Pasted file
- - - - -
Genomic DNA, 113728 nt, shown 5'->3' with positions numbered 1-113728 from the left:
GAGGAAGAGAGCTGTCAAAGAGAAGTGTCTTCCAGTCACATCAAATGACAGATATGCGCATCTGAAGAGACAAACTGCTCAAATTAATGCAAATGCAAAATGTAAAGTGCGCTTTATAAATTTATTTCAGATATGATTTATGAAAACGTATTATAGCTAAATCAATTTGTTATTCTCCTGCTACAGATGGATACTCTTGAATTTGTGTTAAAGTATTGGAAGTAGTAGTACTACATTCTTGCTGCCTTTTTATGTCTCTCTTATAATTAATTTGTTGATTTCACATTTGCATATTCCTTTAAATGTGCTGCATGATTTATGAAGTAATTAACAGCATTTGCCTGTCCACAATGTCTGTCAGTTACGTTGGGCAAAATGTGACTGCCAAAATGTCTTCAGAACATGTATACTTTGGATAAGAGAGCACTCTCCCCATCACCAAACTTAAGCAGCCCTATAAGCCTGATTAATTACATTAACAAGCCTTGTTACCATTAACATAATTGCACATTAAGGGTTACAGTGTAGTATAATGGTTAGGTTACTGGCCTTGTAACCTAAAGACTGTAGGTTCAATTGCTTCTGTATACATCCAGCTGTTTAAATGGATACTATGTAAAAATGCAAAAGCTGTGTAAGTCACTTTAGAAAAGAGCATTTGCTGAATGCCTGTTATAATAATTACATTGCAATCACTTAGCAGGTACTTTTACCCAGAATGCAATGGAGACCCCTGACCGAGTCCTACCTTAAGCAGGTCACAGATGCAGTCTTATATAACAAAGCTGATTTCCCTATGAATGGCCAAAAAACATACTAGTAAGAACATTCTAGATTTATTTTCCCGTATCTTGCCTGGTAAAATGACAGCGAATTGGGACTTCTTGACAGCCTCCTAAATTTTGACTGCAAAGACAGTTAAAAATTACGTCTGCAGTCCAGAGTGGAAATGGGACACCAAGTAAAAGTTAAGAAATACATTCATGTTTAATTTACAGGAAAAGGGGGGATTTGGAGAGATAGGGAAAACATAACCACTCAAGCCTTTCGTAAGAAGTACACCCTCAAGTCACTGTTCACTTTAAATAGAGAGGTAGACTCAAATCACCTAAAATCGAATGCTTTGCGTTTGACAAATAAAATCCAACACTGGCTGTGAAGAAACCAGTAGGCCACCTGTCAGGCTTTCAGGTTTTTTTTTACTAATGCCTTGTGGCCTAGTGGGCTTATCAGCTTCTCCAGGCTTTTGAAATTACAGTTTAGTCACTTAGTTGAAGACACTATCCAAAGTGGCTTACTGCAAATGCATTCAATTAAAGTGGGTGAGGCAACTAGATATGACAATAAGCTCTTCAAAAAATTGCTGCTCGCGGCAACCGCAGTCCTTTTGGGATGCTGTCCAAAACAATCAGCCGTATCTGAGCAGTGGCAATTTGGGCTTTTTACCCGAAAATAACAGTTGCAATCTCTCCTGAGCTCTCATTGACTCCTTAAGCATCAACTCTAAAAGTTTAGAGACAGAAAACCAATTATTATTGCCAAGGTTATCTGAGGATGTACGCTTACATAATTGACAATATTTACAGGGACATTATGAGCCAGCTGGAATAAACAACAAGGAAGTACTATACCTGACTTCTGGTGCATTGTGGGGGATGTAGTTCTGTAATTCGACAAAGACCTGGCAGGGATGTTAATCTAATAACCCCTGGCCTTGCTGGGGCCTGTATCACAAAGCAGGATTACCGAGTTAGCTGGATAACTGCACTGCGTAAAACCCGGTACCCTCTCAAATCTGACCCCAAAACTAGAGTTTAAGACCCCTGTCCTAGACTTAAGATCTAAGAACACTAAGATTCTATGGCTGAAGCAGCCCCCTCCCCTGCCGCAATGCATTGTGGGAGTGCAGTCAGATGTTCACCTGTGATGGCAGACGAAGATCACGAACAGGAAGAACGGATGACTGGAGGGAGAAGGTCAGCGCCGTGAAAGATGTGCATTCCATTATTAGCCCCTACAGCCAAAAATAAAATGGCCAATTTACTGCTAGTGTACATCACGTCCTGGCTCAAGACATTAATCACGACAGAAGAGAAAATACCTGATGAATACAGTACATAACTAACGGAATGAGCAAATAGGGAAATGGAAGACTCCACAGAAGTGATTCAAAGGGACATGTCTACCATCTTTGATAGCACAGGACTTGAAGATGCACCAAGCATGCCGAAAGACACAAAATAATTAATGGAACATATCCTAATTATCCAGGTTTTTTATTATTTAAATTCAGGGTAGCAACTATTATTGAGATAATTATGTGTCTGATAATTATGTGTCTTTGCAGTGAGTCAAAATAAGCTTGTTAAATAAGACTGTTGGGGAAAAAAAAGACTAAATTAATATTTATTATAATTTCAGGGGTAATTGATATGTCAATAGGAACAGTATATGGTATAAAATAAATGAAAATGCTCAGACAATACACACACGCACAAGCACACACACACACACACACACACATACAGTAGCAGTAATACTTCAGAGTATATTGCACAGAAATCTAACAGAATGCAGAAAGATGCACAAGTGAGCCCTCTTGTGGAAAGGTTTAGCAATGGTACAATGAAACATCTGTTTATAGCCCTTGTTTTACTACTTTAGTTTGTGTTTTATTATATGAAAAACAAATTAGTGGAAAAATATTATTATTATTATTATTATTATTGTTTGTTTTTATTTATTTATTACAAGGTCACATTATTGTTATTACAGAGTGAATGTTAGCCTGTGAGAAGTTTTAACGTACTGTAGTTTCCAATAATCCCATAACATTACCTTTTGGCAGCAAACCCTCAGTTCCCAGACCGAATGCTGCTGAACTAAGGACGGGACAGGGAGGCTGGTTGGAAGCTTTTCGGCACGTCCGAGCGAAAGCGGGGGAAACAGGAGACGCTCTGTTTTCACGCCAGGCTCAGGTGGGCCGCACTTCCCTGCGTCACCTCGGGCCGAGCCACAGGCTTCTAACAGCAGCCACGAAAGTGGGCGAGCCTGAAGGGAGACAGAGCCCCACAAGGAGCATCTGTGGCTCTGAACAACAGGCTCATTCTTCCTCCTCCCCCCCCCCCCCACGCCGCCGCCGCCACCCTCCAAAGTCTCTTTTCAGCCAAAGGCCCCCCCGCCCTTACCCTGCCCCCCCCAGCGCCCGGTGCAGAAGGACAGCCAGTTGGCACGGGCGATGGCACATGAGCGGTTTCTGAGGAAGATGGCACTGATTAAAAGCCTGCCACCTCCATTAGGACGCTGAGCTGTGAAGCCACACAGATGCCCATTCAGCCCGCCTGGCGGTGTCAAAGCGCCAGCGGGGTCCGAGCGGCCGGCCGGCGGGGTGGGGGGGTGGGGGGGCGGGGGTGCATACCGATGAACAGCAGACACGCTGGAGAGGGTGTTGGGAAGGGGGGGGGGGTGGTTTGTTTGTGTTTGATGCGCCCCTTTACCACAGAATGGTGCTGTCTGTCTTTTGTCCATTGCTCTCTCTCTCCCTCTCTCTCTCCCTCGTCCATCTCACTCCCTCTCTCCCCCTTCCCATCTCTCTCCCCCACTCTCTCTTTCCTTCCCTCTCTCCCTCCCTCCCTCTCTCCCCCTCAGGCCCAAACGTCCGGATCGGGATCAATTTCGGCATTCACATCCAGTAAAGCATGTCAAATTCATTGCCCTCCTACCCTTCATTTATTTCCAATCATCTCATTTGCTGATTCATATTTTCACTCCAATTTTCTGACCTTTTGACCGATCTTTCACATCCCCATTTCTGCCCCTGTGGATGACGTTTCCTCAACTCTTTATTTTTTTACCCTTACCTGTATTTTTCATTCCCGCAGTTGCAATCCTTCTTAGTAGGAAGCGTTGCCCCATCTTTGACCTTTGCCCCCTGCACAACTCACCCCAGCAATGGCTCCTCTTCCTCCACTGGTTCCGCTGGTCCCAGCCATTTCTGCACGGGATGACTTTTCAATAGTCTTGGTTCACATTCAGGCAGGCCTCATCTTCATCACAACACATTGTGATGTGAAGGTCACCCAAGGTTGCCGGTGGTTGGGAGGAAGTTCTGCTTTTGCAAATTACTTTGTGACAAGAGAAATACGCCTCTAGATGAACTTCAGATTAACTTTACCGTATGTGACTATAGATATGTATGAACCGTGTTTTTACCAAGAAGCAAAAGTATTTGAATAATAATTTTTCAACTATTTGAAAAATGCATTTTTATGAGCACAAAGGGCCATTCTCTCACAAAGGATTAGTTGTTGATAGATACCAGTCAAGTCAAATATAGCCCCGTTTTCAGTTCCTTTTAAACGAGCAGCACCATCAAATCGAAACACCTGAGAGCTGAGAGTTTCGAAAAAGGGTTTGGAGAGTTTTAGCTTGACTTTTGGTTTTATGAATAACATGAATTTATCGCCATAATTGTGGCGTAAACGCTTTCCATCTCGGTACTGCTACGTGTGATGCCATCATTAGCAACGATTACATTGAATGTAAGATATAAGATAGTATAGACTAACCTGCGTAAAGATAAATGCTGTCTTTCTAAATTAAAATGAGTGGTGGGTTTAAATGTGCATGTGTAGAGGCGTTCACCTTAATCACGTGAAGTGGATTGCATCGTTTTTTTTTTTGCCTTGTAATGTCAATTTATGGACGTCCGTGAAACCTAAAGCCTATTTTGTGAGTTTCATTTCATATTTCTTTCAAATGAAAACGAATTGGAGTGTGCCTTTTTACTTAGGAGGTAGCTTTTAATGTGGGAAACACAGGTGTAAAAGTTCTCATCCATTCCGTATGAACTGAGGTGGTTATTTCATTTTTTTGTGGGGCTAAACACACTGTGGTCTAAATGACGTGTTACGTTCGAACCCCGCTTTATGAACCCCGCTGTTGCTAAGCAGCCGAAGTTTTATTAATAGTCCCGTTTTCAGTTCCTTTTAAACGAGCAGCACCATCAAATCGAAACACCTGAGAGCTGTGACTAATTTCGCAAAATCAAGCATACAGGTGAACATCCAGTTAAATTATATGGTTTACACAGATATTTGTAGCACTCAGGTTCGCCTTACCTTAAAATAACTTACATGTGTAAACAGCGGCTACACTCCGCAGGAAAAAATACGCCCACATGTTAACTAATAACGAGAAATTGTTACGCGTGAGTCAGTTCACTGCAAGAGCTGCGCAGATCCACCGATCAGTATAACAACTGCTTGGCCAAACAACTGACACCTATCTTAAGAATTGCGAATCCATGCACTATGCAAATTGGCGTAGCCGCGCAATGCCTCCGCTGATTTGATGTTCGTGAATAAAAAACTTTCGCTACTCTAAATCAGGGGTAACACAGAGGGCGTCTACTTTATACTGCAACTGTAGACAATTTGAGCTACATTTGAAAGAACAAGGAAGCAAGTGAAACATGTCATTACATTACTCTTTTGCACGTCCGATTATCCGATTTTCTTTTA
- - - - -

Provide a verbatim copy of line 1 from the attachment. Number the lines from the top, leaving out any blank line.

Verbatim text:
Genomic DNA, 113728 nt, shown 5'->3' with positions numbered 1-113728 from the left: